4) You replay events in your mind

You’re definitely living in the past when you find yourself reliving difficult or confusing experiences. Trauma, conflict in a relationship, or criticism from your boss are a few scenarios that people obsess about. 

In psychology, the more you replay negative events in your mind, the more you strengthen the memory and the emotions attached to that event. You reinforce the negative experience. 

Repeatedly focusing on what was said or how things played out is a toxic trait because you cannot move on. You focus on what you could have done to change the outcome, which only leads to self-doubt and criticism

If this is something that you find yourself getting caught up in, I can relate. 

In my case, I’ve sat for days replaying conversations that I’ve had with someone in my head, and all it did was create anger and frustration. 

Why is it that we replay these troublesome experiences from our past and hold onto the emotions as if they happened yesterday? 

When you experience something upsetting or traumatic, it’s hard to let go. Feeling betrayed or humiliated has a lasting impact on your life. By replaying these events, you find relief by trying to justify a decision you made or didn’t make. It’s about trying to regain control.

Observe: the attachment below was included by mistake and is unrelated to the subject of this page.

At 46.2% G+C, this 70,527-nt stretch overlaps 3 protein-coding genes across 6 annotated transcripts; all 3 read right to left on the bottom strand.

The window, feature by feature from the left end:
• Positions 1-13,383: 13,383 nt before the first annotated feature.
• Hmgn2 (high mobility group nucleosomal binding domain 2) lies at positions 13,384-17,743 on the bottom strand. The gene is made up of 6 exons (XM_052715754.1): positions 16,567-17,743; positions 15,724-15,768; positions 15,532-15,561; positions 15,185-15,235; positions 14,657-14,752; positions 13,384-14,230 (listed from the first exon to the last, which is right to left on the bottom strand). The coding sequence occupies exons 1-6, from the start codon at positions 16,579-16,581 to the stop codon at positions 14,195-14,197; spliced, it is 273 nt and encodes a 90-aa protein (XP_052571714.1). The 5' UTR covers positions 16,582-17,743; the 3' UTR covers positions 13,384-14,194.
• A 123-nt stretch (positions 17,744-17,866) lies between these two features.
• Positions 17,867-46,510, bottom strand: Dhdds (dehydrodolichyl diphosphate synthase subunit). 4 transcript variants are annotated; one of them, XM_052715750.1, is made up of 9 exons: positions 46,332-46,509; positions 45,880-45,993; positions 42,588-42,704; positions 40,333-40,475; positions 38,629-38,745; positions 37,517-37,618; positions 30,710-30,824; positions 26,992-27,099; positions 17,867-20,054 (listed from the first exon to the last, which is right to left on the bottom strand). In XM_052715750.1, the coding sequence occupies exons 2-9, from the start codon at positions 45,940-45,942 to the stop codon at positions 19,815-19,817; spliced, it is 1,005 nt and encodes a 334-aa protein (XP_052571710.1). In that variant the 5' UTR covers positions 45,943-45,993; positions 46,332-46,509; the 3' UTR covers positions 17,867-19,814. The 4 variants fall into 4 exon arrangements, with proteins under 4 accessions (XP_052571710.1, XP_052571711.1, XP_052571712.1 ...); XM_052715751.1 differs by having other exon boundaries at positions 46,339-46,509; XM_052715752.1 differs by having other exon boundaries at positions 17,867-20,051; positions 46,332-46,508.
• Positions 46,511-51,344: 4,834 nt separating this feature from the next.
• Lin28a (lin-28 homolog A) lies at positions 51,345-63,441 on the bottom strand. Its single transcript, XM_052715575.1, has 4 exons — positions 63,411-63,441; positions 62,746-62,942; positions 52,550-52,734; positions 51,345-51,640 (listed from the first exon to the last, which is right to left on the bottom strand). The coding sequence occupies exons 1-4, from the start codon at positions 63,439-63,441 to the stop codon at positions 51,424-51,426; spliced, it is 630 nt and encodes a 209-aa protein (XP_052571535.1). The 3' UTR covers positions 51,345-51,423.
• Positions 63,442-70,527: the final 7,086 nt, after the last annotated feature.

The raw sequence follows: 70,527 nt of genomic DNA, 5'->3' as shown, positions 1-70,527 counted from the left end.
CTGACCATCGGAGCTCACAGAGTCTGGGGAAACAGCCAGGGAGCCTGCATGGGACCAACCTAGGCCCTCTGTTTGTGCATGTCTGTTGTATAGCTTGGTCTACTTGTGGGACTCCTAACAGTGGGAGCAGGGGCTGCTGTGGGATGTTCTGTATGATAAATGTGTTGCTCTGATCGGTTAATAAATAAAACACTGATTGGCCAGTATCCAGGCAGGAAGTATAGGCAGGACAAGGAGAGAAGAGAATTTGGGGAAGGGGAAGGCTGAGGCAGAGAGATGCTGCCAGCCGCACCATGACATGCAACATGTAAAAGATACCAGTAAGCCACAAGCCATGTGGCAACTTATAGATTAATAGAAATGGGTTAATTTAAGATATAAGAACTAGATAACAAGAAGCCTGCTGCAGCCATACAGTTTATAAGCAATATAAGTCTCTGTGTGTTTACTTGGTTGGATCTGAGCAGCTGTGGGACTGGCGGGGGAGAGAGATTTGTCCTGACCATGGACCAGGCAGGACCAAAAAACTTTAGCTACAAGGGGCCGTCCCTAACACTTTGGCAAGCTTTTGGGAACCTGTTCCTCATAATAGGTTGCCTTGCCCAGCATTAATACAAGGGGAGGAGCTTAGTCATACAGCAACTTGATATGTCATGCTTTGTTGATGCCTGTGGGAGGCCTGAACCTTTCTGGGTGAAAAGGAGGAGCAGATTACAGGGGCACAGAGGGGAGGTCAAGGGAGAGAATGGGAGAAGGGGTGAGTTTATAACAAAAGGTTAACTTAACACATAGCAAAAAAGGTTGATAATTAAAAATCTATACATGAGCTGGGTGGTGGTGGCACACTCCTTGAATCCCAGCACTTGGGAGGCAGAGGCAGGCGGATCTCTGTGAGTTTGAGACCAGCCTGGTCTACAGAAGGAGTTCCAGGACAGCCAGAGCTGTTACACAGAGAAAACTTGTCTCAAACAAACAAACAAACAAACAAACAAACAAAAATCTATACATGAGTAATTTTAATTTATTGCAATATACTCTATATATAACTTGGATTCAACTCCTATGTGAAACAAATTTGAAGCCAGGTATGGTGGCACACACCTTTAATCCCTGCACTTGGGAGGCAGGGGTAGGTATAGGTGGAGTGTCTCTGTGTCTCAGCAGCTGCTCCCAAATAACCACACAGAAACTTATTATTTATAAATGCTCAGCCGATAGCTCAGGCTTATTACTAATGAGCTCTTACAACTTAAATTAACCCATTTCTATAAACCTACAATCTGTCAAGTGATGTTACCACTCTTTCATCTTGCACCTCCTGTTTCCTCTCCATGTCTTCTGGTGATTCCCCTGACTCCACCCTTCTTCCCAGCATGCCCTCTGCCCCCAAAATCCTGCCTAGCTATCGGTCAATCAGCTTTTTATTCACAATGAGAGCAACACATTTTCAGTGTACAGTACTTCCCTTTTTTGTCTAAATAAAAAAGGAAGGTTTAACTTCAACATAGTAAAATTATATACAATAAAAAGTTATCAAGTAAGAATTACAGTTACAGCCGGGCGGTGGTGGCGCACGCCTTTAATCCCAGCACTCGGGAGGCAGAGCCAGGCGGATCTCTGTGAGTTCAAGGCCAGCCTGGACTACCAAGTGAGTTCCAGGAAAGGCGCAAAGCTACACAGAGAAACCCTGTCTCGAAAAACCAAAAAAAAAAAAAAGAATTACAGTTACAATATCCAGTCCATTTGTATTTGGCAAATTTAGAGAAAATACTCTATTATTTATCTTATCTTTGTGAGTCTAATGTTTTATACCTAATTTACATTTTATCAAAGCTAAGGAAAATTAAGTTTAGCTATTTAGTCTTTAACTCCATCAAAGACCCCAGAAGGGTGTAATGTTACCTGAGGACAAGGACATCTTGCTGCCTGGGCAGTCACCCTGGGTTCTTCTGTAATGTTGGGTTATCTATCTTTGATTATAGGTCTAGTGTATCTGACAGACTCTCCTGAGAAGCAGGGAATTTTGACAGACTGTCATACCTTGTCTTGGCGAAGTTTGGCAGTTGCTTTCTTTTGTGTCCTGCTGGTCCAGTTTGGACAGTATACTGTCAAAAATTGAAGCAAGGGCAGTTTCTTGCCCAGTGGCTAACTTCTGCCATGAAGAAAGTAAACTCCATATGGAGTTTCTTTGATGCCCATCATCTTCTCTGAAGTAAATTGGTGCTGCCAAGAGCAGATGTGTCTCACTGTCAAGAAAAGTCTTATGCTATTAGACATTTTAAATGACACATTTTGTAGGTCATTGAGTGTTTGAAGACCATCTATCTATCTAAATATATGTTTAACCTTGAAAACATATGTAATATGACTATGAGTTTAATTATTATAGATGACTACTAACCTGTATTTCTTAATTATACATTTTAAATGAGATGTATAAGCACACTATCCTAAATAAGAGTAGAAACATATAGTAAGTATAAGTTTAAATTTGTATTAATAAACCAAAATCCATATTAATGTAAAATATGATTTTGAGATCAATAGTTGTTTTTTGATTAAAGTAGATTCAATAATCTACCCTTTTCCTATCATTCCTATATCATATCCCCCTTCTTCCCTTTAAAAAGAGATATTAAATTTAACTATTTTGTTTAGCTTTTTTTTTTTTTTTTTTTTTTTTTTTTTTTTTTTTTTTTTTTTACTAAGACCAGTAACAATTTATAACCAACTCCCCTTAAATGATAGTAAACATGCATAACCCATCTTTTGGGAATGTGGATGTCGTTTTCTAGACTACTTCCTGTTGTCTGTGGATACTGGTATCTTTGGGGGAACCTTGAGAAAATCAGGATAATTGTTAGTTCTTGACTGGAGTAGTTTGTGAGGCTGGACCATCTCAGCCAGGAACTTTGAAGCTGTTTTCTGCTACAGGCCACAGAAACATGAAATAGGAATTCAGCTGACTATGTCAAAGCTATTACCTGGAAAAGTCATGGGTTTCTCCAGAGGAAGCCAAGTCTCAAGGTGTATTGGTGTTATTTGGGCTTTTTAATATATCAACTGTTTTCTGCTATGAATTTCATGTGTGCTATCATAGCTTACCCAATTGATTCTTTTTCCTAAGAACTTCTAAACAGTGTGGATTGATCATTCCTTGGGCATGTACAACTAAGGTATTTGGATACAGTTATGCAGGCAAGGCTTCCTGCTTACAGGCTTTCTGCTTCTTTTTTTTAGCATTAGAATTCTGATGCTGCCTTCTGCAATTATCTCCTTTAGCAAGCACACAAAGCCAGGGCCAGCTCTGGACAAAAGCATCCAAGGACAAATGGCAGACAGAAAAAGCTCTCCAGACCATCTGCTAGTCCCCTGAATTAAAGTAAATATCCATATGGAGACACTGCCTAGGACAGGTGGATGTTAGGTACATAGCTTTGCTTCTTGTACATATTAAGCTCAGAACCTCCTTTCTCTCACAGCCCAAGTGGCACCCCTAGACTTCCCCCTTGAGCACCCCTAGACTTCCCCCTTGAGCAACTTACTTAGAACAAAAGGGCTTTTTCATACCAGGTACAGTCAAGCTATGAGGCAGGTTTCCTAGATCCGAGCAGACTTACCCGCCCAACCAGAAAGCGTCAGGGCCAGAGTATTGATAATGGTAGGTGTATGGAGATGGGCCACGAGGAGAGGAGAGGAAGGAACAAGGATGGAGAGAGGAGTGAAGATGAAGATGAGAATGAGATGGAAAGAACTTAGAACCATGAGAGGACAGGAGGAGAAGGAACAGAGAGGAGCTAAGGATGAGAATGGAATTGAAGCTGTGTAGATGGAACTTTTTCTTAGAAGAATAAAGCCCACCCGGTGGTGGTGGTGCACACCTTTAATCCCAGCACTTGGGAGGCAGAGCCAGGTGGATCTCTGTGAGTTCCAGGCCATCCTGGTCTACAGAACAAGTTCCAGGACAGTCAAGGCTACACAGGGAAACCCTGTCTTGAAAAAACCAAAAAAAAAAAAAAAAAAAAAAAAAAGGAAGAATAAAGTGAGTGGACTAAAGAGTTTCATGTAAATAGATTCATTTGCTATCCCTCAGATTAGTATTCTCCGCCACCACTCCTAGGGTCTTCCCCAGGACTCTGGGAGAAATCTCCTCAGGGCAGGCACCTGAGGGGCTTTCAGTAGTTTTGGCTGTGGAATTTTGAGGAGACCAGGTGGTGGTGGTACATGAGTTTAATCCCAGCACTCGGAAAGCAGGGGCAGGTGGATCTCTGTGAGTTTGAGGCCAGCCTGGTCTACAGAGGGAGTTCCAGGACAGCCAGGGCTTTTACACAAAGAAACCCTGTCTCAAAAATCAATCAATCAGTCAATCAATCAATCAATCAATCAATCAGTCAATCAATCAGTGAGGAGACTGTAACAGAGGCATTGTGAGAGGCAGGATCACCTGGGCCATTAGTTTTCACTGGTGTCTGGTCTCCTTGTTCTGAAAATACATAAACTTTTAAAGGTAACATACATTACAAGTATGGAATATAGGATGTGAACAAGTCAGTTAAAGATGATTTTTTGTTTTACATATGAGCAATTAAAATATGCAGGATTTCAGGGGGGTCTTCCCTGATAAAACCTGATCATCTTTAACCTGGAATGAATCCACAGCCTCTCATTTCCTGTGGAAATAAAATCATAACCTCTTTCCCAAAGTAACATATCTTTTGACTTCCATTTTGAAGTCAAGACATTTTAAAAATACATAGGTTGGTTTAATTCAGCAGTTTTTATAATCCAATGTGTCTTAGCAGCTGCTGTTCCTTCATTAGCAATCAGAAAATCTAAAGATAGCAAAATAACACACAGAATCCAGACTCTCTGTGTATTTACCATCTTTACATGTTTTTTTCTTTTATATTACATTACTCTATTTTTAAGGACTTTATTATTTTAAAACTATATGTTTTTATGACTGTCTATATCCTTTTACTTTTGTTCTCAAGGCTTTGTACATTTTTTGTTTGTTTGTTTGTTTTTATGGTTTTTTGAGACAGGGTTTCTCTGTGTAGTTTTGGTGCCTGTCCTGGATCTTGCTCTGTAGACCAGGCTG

Unfortunately, instead of regaining control, you become stuck in a loop of replaying unhelpful memories that always hold you back. 

If you find yourself spending too much time focusing on past conflict or hurt, switch gears by listening to music, talking to a trusted friend, or participating in a hobby. Force yourself to think about something positive and stop reinforcing those bad memories.

Conclusion

Your past may shape who you are, but it doesn’t have to dictate the way you live your life. Remember this, the more time you dedicate to things that you cannot change, the more you are missing out on your present. 

You know the phrase, “Hindsight is the best sight?” Well, rather than allow an experience to have so much power and control over you, what can you learn from it? 

Think about it this way: if you keep looking back, it will hurt your mental, emotional, and physical health. 

It’s simply not worth it. 

Start making helpful changes by recognizing the ways living in the past is holding you back from embracing your present. Making small changes and reaching out for support will go a long way toward restoring your happiness and confidence and achieving your goals. 

Picture of Marcel Deer

Marcel Deer

Marcel is a journalist, gamer, and entrepreneur. When not obsessing over his man cave or the latest tech, he’s failing helplessly at training his obnoxious rescue dog ‘Boogies’.

Enhance your experience of Ideapod and join Tribe, our community of free thinkers and seekers.

Related articles

Most read articles

Get our articles

Ideapod news, articles, and resources, sent straight to your inbox every month.

0:00
0:00